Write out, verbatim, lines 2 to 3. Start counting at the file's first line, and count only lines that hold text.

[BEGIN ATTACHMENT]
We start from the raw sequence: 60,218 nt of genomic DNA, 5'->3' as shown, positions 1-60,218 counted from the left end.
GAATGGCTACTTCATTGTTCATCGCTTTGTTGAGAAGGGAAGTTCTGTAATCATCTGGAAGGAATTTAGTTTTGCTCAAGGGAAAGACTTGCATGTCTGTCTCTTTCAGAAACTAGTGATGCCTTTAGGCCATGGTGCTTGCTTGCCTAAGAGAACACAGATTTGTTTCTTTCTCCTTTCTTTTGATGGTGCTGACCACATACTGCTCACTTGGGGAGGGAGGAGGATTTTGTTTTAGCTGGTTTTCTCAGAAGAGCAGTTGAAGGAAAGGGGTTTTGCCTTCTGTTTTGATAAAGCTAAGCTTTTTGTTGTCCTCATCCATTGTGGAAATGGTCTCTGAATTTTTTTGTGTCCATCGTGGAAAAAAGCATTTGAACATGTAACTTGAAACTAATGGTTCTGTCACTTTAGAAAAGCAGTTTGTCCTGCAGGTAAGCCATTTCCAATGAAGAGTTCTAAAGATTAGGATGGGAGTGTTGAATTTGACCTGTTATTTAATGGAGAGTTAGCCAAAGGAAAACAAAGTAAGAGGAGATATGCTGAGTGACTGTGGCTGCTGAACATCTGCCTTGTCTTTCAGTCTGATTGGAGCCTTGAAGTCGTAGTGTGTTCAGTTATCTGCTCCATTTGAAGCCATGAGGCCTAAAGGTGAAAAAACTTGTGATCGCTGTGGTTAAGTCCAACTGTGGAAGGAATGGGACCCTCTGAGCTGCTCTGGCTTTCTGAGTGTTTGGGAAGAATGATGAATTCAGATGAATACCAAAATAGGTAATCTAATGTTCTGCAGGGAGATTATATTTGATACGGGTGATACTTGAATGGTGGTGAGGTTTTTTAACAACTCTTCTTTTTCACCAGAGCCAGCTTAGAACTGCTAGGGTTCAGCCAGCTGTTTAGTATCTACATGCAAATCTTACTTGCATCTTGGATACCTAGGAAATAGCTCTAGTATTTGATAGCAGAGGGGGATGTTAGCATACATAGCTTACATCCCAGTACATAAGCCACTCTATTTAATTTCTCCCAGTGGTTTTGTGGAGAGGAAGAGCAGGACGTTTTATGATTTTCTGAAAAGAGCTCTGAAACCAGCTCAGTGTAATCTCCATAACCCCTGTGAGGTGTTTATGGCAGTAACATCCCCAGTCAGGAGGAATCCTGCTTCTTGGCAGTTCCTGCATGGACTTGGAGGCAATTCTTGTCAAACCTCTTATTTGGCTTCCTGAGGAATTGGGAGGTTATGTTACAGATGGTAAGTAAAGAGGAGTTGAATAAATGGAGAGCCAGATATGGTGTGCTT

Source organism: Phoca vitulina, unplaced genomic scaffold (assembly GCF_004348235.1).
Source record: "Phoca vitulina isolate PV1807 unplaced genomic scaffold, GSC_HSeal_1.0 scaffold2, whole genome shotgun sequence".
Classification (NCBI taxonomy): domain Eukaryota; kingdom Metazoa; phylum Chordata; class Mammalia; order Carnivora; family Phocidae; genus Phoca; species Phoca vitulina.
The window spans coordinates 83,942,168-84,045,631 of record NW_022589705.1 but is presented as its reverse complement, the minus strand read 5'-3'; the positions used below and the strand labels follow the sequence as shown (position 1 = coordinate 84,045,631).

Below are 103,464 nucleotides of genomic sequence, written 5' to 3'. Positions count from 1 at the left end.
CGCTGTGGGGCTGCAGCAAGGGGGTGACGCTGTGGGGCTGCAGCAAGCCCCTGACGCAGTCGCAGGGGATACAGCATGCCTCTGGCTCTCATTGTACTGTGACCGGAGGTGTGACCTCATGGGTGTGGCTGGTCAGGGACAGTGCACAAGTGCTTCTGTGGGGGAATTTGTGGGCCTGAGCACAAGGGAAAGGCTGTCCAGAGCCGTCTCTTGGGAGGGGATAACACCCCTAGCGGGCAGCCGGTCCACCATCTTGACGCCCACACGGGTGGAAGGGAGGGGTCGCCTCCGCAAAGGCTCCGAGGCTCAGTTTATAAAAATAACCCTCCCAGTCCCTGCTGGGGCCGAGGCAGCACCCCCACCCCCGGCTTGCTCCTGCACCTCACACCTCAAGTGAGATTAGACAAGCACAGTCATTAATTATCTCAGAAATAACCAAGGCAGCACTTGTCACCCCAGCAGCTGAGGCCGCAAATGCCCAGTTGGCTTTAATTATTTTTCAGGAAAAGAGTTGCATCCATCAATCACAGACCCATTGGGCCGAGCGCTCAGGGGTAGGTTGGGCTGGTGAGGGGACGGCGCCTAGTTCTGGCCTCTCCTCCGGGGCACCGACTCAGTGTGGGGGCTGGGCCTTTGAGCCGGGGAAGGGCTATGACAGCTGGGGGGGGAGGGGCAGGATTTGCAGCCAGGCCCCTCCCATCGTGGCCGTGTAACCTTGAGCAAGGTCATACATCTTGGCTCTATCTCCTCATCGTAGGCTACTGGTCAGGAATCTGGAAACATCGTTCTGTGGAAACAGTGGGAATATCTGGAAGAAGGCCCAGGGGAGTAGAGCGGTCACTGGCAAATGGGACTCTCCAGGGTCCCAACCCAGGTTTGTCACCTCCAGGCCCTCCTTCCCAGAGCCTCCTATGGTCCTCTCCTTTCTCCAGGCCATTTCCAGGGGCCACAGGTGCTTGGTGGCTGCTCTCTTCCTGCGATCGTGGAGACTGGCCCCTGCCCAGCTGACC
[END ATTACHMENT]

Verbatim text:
GAATGGCTACTTCATTGTTCATCGCTTTGTTGAGAAGGGAAGTTCTGTAATCATCTGGAAGGAATTTAGTTTTGCTCAAGGGAAAGACTTGCATGTCTGTCTCTTTCAGAAACTAGTGATGCCTTTAGGCCATGGTGCTTGCTTGCCTAAGAGAACACAGATTTGTTTCTTTCTCCTTTCTTTTGATGGTGCTGACCACATACTGCTCACTTGGGGAGGGAGGAGGATTTTGTTTTAGCTGGTTTTCTCAGAAGAGCAGTTGAAGGAAAGGGGTTTTGCCTTCTGTTTTGATAAAGCTAAGCTTTTTGTTGTCCTCATCCATTGTGGAAATGGTCTCTGAATTTTTTTGTGTCCATCGTGGAAAAAAGCATTTGAACATGTAACTTGAAACTAATGGTTCTGTCACTTTAGAAAAGCAGTTTGTCCTGCAGGTAAGCCATTTCCAATGAAGAGTTCTAAAGATTAGGATGGGAGTGTTGAATTTGACCTGTTATTTAATGGAGAGTTAGCCAAAGGAAAACAAAGTAAGAGGAGATATGCTGAGTGACTGTGGCTGCTGAACATCTGCCTTGTCTTTCAGTCTGATTGGAGCCTTGAAGTCGTAGTGTGTTCAGTTATCTGCTCCATTTGAAGCCATGAGGCCTAAAGGTGAAAAAACTTGTGATCGCTGTGGTTAAGTCCAACTGTGGAAGGAATGGGACCCTCTGAGCTGCTCTGGCTTTCTGAGTGTTTGGGAAGAATGATGAATTCAGATGAATACCAAAATAGGTAATCTAATGTTCTGCAGGGAGATTATATTTGATACGGGTGATACTTGAATGGTGGTGAGGTTTTTTAACAACTCTTCTTTTTCACCAGAGCCAGCTTAGAACTGCTAGGGTTCAGCCAGCTGTTTAGTATCTACATGCAAATCTTACTTGCATCTTGGATACCTAGGAAATAGCTCTAGTATTTGATAGCAGAGGGGGATGTTAGCATACATAGCTTACATCCCAGTACATAAGCCACTCTATTTAATTTCTCCCAGTGGTTTTGTGGAGAGGAAGAGCAGGACGTTTTATGATTTTCTGAAAAGAGCTCTGAAACCAGCTCAGTGTAATCTCCATAACCCCTGTGAGGTGTTTATGGCAGTAACATCCCCAGTCAGGAGGAATCCTGCTTCTTGGCAGTTCCTGCATGGACTTGGAGGCAATTCTTGTCAAACCTCTTATTTGGCTTCCTGAGGAATTGGGAGGTTATGTTACAGATGGTAAGTAAAGAGGAGTTGAATAAATGGAGAGCCAGATATGGTGTGCTT

Source organism: Phoca vitulina, unplaced genomic scaffold (assembly GCF_004348235.1).